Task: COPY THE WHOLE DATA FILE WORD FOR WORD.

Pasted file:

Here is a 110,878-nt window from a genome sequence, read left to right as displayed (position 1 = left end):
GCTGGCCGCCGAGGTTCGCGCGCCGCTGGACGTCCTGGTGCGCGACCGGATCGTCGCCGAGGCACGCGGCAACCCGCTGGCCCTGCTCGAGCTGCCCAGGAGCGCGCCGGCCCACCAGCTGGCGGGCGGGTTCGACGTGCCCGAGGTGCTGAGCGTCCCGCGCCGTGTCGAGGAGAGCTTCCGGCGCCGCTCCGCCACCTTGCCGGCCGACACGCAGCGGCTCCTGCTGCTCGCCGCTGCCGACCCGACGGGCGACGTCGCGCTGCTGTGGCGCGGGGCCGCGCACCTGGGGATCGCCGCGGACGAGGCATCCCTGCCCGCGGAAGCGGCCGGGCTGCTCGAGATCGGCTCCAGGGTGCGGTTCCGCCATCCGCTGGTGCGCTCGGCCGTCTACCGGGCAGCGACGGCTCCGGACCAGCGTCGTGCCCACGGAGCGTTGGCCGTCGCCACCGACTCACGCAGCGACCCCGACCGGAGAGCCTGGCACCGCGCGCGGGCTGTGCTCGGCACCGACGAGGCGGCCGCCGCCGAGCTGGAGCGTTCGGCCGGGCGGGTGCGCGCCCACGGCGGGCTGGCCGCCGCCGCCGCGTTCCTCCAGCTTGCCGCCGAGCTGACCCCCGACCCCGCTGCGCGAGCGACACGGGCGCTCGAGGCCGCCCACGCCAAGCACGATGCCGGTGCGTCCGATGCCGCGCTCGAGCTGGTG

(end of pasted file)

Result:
Here is a 110,878-nt window from a genome sequence, read left to right as displayed (position 1 = left end):
GCTGGCCGCCGAGGTTCGCGCGCCGCTGGACGTCCTGGTGCGCGACCGGATCGTCGCCGAGGCACGCGGCAACCCGCTGGCCCTGCTCGAGCTGCCCAGGAGCGCGCCGGCCCACCAGCTGGCGGGCGGGTTCGACGTGCCCGAGGTGCTGAGCGTCCCGCGCCGTGTCGAGGAGAGCTTCCGGCGCCGCTCCGCCACCTTGCCGGCCGACACGCAGCGGCTCCTGCTGCTCGCCGCTGCCGACCCGACGGGCGACGTCGCGCTGCTGTGGCGCGGGGCCGCGCACCTGGGGATCGCCGCGGACGAGGCATCCCTGCCCGCGGAAGCGGCCGGGCTGCTCGAGATCGGCTCCAGGGTGCGGTTCCGCCATCCGCTGGTGCGCTCGGCCGTCTACCGGGCAGCGACGGCTCCGGACCAGCGTCGTGCCCACGGAGCGTTGGCCGTCGCCACCGACTCACGCAGCGACCCCGACCGGAGAGCCTGGCACCGCGCGCGGGCTGTGCTCGGCACCGACGAGGCGGCCGCCGCCGAGCTGGAGCGTTCGGCCGGGCGGGTGCGCGCCCACGGCGGGCTGGCCGCCGCCGCCGCGTTCCTCCAGCTTGCCGCCGAGCTGACCCCCGACCCCGCTGCGCGAGCGACACGGGCGCTCGAGGCCGCCCACGCCAAGCACGATGCCGGTGCGTCCGATGCCGCGCTCGAGCTGGTG